IOE academic opens event celebrating 100 years of maternity protection
8 November 2019
UCL Institute of Education (IOE) academic Professor Margaret O’Brien has opened an international event celebrating the 100 year anniversary of the first global declaration of Maternity Protection labour standards.
The 1919 declaration recognised the right to paid leave in relation to childbirth with employment protection.
Professor O’Brien used her speech celebrate the gains of maternity leave labour standards and the rise in attention to gender equality. However, she also highlighted that among the employed population of Europe, 10% of women and 12% of men were ineligible for parental leave. This is often due to workers not being in their posts long enough before the leave is needed, job insecurity and self-employment.
Representing the International Network on Leave Policies and Research as well as the IOE, Professor O’Brien used her speech at the International Labour Organization (ILO) to explain the work that the Network conducts.
Professor O’Brien and fellow IOE academic Professor Peter Moss are co-organisers of the network which audits and tracks the yearly changes in maternity, paternity and parental leave policies across different countries. This includes the new designs that governments initiate, the increases or decreases in payment during leave, and the special arrangements made when a baby is born prematurely or when a mother dies.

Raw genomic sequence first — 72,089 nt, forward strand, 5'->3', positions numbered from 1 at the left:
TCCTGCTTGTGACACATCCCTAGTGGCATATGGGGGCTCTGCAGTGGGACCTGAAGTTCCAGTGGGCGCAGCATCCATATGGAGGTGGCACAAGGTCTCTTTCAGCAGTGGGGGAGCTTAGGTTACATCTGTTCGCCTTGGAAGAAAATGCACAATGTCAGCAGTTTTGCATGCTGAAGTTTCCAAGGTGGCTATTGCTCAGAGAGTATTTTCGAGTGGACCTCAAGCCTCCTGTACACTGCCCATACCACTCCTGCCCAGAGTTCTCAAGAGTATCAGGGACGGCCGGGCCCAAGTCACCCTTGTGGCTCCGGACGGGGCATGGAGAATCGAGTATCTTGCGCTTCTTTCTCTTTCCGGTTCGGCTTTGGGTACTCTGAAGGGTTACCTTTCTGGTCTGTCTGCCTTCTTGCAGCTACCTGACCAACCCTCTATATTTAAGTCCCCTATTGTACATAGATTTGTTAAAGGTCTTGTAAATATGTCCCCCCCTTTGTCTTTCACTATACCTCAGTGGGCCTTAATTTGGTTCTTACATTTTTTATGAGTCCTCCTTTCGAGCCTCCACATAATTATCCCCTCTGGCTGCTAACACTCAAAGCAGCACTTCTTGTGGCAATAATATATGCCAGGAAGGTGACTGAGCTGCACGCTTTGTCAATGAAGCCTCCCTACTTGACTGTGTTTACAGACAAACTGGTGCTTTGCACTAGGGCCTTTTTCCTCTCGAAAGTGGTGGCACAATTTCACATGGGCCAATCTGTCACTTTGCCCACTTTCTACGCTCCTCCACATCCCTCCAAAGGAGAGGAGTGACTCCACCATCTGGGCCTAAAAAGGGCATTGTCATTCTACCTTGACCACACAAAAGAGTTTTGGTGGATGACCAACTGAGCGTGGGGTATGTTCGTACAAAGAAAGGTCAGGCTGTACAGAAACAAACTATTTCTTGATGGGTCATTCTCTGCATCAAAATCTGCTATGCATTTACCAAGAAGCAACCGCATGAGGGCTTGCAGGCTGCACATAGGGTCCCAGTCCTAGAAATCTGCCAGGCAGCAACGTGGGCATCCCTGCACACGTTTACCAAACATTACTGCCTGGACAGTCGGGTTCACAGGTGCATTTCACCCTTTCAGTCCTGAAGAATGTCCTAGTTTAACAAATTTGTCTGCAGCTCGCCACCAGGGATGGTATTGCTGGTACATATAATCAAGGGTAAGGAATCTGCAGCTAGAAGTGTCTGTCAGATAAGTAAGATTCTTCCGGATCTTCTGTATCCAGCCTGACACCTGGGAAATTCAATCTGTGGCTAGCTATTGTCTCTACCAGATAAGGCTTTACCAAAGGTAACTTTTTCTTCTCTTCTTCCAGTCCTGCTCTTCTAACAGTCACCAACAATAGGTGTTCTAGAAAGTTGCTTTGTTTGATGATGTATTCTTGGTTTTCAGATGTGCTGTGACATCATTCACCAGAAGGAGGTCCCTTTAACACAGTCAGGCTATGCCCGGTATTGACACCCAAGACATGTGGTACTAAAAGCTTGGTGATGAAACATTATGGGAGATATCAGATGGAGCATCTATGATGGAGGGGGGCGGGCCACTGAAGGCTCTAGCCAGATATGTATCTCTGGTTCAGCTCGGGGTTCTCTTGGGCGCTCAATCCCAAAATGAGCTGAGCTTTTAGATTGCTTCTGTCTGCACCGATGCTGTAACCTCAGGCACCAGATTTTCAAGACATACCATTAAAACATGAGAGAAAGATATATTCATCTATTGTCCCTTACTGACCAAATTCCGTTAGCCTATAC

Professor O’Brien said: “The International Network on Leave Policies and Research is honoured to be participating in the ILO’s 100 years anniversary celebration of the first global declaration of Maternity Protection labour standards.
“Leave policy has evolved since this first gender equality international labour standard in 1919. A primary focus of our analysis has been on which designs work best to encourage greater take-up of leave by fathers and partners beyond the initial maternity leave period. Why? Because a legal entitlement to take job protected paid parental leave offers time for a contribution to the care of the young child.
“Our evidence shows that well-paid leave and periods of ‘father/partner-only’ non-transferable leave work best to promote take-up by fathers and partners. Cultural practices in public life and the workplace and branding matter too and collaborations on marketing between governments, citizens, employer and employee bodies can lead the way [for further progress].”
The event also saw world-leading experts explore topics on women’s health, maternity discrimination, transformative leave policies and the future of maternal protection.
- 100 Years of Maternity Protection: Transforming Leave and Care Policies for All
- View Professor Margaret O’Brien’s research profile
- Thomas Coram Research Unit
- Department of Social Science
- International Network on Leave Policies & Research